Hope and Delusion by Geoff Herbach

Today is the best day of your life, and so is tomorrow.

So, what’s that title about? In my latest book, Anything You Want, Taco, the main character, is told this by his dying mother. Hear it again:

Today is the best day of your life, and so is tomorrow.

Taco believes his mom and fanatically tries to live each day filled with joy. He behaves like SpongeBob in the face of serious, debilitating trouble. He shrugs off insurmountable hurdle and common sense in favor of high fives. Things go wrong. Yes, Taco is deluded. He is a fool.

He’s not the only one!

Delusion runs rampant in the immature mind. I have students at the college where I teach who sweep into my office, often wearing artsy scarves, to describe to me their desire to write, so they can live in Paris and eat baguettes in the shadow of Notre Dame (I do tell them there is no true correlation between being a writer and living in Paris). Inevitably, they are the same students who miss class due to various emotional maladies and who turn in half-assed work weeks late. A fantasized lifestyle clearly does not make a writer. Although writers have a reputation for depression, most I know are not depressed (pains in the butt, yes, maybe). What makes a writer, then? More than anything else, hard work and faith in one’s story. My poor students are deluded. Reality will soon descend.

I was not immune. In high school, despite the fact I’d clearly lost the genetic lottery in multifarious ways, I was certain I’d play professional football. Reality descended when an actual big-time linebacker from a neighboring high school hit me so hard the color of the sky changed to yellow and orange. I thought I might die. I cried a little bit in a pile on the field. Reality landed on my head and I was concussed. I decided to be a writer instead (it took me years to figure out I had to work so hard).

Yes, delusion runs rampant. It is the source of much dark comedy and lots of tragedy.

“I’ll still go to my shift at the factory. Pot doesn’t affect me like it does other people.”

“I’m finally in control of my eating. I can buy this bag of Doritos and only have a few chips.”

“I don’t know why my pants don’t fit. Oh, the cramps! I must be eating too many carbs…Wait, am I giving birth right now?” (This really happens.)

I am both horrified by our ability to deceive ourselves and also in love with it, and not only because delusion is the source of so much comedy. There’s something beautiful in delusion. Its cousin is hope.

Okay, I have had a difficult time writing books that aren’t rife with sarcasm, largely because I find my own kids to be hilarious when they’re making salty comments about life. I make those kinds of comments, too, and the more poetically constructed the saltiness, the better (we value language in this house). But, I also recognize that I’m not particularly happy when I’m feeling salty. I have to assume my kids are feeling a little off, too.

So, I wondered if I could write a book where the narrator is both funny and entirely earnest. I tried, and I started with this:

Today is the best day of your life, and so is tomorrow.

This is what I believe. Taco sincerely benefits from his optimism, even if he misses the point (his mom wanted him to cherish life, not to be filled with cartoon joy). He doesn’t know it, but he desperately needs help. Eventually its his unsinkability, his sunshine, his continued desire to do well, to work hard, to make other people happy, that attracts all kinds of positive energy to him, all kinds of help. The kid is legitimately hopeful and he legitimately believes in the goodness of most people (even those who are struggling to show it). People might make fun of him, but oh they like him, too.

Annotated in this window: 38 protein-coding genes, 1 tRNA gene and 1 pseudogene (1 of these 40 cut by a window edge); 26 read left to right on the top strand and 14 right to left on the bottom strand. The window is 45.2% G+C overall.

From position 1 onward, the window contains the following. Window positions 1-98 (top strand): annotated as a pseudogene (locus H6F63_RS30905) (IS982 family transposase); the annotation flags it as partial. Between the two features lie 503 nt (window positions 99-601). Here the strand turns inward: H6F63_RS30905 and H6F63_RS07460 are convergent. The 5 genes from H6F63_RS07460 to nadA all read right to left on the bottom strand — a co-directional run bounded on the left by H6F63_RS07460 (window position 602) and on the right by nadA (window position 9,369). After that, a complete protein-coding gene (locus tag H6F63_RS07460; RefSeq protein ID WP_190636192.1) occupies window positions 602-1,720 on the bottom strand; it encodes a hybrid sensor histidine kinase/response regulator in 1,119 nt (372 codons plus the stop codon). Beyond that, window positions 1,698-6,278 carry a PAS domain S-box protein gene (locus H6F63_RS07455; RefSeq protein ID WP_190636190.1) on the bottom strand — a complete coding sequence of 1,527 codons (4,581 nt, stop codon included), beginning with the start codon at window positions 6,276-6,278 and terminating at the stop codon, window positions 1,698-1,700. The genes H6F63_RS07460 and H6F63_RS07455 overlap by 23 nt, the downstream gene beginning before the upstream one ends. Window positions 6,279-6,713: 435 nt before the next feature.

While writing the book, I thought a lot of my grandmother. In 1940 she’d just had her first child (my dad) when the Nazis came sweeping through Belgium. It wasn’t a good time to be Jewish in Antwerp. She and a few in our family ran and eventually made it to Brazil, safe. Many, many relatives did not survive. Ten years later, she lost her husband to kidney disease. Shortly after that, she lost all of her money in a bad business deal. She moved herself to the U.S. where a woman could go to work more easily than in Brazil. And she could’ve folded. She could’ve gone dark. But my grandma was the warmest, brightest person you could meet. She told me very late in her life, “I’m an optimist. I don’t know why. But it has made things easier.”

Although her family spread all over the world, at Thanksgiving 30 people would pack into her one-bedroom apartment in Flushing, Queens. We’d sing songs around the piano. Her sunshine drew people to her and she flourished in the face of serious, debilitating troubles.

So, it’s a fine line, right? Delusion? Hope? Self-deceit? Optimism? That line is what Anything You Want is exploring, I guess. I’m not sure where the line is, exactly. If you believe that most people are ultimately good are you a fool? Maybe. I think writing the book made me a better human, though. I think I’m a little more like my grandma now. I think, like Taco, I’m going to err on the side of keeping the faith, which doesn’t mean there won’t be hard days to come.

Even if there are, I say, today is the best day of your life, and so is tomorrow.


anything you wantGeoff Herbach is the author award winning young adult novels including the Stupid Fast series and Fat Boy vs. The Cheerleaders. Before writing for young adults, Geoff wrote and performed for Minnesota Public Radio’s Electric Arc, and for the live show Radio Happy Hour performed at New York’s (Le) Poisson Rouge. His newest novel, Anything You Want, is now available. His next project, Strange Times: The Ghost in the Girl (co-written with Blink 182’s Tom DeLonge) debuts in October.